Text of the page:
Originally posted by lucifershammer
If external reality is essentially un-knowable, then why do Kantians and Schopenaurians live as though it were? After all, what's the point in going to the supermarket to buy milk and eggs if you're not even sure you're actually consuming them when you think you do?
You're conflating different orders of "reality". There is empirical reality, logical reality, and philosophic (or spiritual) reality.
Empirical reality is concerned with external reality (from subatomic particle, to galaxy). Part of empirical reality in the human context is the functioning of the body. The body needs food to eat, therefore we eat.
Logical reality is concerned with simple conceptual entities. One plus one = two. Total = All. Nothing = absence of anything. Etc.
Philosophic or spiritual reality is concerned with matters of deeper realization via the cultivation of insight
. The point behind Kant's reasoning (in the context cited above) is that bodily senses filter our experience of external reality, thus rendering external reality unknowable in any ultimate sense via the body
and its sensory input -- as it is our senses that inform us about the external
Example -- light takes about 8 minutes to travel from the Sun to Earth. Therefore, when you look at a nice sunset, the Sun that you are seeing is not the Sun of present time reality. You are seeing the Sun as it appeared eight minutes in the past.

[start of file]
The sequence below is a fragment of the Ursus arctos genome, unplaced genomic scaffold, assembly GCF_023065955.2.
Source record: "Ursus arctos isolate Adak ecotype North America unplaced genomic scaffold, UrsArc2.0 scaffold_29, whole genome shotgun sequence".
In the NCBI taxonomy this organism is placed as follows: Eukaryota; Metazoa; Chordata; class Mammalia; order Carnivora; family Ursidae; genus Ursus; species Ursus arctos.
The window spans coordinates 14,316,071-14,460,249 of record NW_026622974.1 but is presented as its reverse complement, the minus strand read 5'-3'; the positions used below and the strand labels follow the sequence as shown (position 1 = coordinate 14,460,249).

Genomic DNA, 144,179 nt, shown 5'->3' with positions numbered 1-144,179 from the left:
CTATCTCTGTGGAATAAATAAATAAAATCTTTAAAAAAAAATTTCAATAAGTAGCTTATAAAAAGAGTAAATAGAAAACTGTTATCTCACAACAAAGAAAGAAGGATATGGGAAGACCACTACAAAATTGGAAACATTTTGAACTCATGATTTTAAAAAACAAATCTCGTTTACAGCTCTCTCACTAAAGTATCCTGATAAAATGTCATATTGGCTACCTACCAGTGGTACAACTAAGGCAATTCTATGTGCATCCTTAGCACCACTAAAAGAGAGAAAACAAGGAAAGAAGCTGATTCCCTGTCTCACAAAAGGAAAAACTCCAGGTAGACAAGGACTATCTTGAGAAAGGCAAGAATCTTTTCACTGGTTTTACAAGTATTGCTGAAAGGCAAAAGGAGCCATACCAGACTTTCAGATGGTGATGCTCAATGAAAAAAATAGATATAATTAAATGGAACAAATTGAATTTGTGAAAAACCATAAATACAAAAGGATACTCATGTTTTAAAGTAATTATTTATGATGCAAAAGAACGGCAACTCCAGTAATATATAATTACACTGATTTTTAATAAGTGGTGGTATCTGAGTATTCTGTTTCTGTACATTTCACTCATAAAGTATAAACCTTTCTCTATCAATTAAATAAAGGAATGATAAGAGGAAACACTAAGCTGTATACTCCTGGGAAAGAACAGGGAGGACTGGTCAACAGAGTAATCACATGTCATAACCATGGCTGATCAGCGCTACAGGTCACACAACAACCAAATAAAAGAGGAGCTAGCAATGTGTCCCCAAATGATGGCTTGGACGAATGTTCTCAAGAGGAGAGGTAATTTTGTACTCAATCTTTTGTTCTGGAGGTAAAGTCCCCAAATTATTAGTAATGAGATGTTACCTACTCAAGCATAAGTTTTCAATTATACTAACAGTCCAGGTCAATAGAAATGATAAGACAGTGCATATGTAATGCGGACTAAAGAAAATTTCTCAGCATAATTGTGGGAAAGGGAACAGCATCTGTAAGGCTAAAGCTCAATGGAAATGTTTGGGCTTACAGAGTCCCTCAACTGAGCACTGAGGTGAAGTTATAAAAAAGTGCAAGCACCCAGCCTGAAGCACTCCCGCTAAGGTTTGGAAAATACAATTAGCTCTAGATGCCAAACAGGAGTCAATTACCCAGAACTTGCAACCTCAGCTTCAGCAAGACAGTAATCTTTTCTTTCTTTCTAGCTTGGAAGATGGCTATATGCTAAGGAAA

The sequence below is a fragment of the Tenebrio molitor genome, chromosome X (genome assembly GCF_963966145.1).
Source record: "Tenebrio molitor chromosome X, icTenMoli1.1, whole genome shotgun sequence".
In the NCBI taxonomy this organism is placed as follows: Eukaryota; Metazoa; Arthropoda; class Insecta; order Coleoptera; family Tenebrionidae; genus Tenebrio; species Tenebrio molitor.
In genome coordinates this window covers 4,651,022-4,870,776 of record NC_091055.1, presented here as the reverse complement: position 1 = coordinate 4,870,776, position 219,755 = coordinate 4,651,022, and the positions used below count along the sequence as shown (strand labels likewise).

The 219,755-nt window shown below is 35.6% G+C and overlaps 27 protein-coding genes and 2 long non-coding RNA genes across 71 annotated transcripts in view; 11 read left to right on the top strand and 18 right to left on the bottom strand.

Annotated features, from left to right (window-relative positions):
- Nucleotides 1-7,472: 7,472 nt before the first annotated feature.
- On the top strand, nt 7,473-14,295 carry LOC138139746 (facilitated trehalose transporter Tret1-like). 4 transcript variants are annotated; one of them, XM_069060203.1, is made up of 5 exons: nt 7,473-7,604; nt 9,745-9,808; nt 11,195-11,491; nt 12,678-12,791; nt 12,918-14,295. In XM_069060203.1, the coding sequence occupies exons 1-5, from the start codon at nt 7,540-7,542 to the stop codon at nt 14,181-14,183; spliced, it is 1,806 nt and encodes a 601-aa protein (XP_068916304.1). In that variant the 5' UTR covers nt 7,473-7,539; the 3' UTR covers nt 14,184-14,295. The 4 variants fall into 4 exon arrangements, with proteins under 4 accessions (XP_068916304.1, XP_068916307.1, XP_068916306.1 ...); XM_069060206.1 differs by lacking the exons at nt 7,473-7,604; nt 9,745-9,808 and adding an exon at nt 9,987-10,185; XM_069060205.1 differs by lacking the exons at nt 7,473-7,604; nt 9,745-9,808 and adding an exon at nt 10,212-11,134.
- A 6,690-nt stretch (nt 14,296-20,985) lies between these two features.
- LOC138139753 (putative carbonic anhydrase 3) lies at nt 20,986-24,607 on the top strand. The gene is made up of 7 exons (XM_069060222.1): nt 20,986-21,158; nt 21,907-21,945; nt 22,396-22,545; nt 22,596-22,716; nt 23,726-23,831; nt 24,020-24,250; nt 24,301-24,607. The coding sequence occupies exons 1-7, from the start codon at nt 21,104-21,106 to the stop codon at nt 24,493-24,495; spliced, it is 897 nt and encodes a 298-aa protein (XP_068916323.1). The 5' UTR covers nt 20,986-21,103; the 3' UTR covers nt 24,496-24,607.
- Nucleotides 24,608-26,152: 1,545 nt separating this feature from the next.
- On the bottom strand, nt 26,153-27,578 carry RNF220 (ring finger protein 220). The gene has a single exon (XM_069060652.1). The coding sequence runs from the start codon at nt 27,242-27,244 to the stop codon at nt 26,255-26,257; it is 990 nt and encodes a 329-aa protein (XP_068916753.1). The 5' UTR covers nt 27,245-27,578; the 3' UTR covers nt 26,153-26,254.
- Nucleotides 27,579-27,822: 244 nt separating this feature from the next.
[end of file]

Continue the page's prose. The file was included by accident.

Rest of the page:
Example -- A human, cat, and fruitfly all look at an apple. Each has completely different optic capacities. Therefore, all three will see something completely different. Which one sees the "real" apple -- the human, cat, or fruitfly? Ditto for auditory capacity, touch, smell, etc.
Example -- The electromagnetic spectrum has one small portion that the human eye can properly process, called the "visible light" portion. We can't see X-ray, infrared, ultraviolet, radio waves, gamma waves, etc. And yet they are there. An entity that could see X-rays (for example) would see something completely different. We only perceive a tiny portion of the universe's energetic manifestations. Does that mean the rest of its manifestations are not there?
Therefore, if you hold to God as an external entity in space and time, you can never fully hope to perceive him directly via this limited human form, and subsequently "know" his ultimate nature and capacities, including so-called powers. This is why spiritual/philosophic reality is concerned with insight
, not external reality. But developing insight doesn't mean you stop buying milk or eggs.
As the old Zen expression has it --
Before enlightenment, chop wood, carry water from the well.
After enlightenment, chop wood, carry water from the well.
Or as Christ put it, "render unto Caeser what is Caeser's, and to God what is God's." So developing spiritual insight doesn't mean we stop functioning in the world -- including paying taxes on the eggs we buy. It means rather we learn to recognize the inherent limitations of "knowing" external reality, and thus by extension, any external God.